HOW SWEET IS YOUR SLEEP? Sleep disorders are many in our stress-filled times and you may want to do a polysomnogram at the new first-of-its–kind Sleep & Breathing Centre at Manipal Hospital! Sleep quality defines what we suffer from, be it morbid conditions like COPD, asthma, heart failure and more. Pic shows inauguration of the Sleep Centre by Minister for Transport Ramkrishna Sudin Dhavalikar, with him are consulting pulmonologist Dr Prabhu Prasad, oncologist Dr Shekhar Salkar, unit head Girish Babu Bommakanti and others


NOTED scientists from NIO, Dr Antonio Mascarenhas (former GCZMA and environmentalist), and Dr Baban Ingole, have revealed that the work of building  a bridge at the crossing at Campal which has been demolished is in violation of the CRZ rules and the nearby area in St Inez is widely infested with mosquito larvae. This is a severe health hazard for the residents in the vicinity and Panaji.

Before commencing the work, the concerned authorities should have treated the surface of the St Inez Creek and removed all the floating debris — plastic water bottles, plastic bags, etc — strewn in the creek. Even workmen involved in the project work are subject to the health hazards of dengue, malaria and other water borne diseases. The work was undertaken without care and regard during the peak of the summer heat. It is a very unprofessional attitude on the part of government institutions and shows lack of diligence.

For years the concerned authorities have neglected and deliberately sidelined the maintenance of the creek and failed to stop encroachments or stop residents from turning it into a garbage gutter. It would not be wrong to say that the people of Panaji can sue the government for endangering their lives as possible victims of dengue and malaria and other mosquito-borne diseases which take a toll on life.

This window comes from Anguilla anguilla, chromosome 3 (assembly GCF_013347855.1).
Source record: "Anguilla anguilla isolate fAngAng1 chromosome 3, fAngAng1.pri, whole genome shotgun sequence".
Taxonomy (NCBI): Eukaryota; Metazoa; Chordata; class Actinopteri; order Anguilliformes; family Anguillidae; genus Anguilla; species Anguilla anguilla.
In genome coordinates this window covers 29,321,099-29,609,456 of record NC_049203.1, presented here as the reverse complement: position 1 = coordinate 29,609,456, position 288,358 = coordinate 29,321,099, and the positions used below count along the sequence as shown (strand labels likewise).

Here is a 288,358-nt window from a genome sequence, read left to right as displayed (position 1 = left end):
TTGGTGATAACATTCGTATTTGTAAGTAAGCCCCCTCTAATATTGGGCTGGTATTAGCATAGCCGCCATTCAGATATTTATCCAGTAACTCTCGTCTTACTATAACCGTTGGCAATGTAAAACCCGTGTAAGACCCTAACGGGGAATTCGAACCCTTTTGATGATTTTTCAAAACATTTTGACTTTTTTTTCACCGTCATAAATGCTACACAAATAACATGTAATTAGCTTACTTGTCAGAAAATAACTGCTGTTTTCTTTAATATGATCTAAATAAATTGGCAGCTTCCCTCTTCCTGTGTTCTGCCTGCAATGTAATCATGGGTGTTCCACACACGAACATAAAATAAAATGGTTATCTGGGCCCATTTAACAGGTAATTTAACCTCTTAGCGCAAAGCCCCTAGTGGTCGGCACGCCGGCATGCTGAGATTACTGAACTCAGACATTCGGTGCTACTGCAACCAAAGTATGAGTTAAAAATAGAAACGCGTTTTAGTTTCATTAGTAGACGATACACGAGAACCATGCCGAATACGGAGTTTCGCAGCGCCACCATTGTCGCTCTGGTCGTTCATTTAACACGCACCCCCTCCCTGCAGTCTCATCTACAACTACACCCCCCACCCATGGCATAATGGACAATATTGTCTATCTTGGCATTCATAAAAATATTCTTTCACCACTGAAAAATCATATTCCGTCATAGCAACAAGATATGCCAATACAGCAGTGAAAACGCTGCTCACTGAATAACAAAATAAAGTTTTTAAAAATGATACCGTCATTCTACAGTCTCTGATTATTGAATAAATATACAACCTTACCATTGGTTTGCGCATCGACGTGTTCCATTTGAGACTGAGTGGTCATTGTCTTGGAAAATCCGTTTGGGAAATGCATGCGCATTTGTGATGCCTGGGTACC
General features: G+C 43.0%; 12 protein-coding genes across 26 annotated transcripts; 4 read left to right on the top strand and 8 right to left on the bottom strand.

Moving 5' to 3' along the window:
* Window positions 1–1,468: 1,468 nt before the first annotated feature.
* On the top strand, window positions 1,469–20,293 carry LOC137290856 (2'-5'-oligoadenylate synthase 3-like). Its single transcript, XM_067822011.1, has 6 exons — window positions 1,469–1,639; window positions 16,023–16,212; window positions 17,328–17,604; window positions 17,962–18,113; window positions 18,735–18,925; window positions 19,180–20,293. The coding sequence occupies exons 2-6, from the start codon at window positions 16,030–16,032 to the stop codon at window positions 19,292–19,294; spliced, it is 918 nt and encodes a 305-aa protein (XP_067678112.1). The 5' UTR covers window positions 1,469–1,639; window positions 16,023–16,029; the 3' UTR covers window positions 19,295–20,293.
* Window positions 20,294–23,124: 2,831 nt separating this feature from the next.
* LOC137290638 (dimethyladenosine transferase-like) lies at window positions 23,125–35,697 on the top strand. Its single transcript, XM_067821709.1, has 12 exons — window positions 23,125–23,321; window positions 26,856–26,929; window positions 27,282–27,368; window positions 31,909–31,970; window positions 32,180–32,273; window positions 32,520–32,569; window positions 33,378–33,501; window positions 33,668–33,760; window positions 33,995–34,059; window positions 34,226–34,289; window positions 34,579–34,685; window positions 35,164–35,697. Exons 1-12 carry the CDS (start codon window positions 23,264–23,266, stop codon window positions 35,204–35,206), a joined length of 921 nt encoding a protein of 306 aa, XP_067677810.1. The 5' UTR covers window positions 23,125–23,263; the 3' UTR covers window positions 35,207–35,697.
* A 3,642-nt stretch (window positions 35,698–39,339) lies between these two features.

– Stephen Dias, Dona Paula


OUR colonial time engineers knew the value of open gutters running along the grain of the land to drain monsoon rain and even in their engineering road works they knew the importance of drainage gutters on either  side of the road/street….roads were built in such a way that they were raised at the center and sloped very gently to the gutters and pavements alongside. There were proper kerb sides and pavements for pedestrians and not hawkers to set up shop, or for ambitious citizens to encroach on to make their garden grounds larger.

Also, if you see any of the colonial time towns of South East Asia, you will notice that gutters were never covered up with gigantic slabs of concrete or iron like they are doing in Panjim! Gutters are always meant to be open and for water to drain away, PWD and health authorities made sure nobody dared to throw their litter and garbage in gutters. The penalties were heavy for covering up a gutter for private convenience. The law made it clear that nobody poor or rich could seal a gutter in front of their homes, and if anyone wanted to do anything to access entries and exits they had to do it with all due respect to the continuing existence of the gutter system.

Well-maintained gutters are a boon to any civilized living in tropical towns or even cities. Of course, if the rain stops falling altogether, we won’t need gutters at all, unless the government takes to washing streets with water tankers and hosepipes. Unfortunately, post-Liberation in Goa, all respect for the values of old have flown with the wind and that is why we are suffering and paying the price.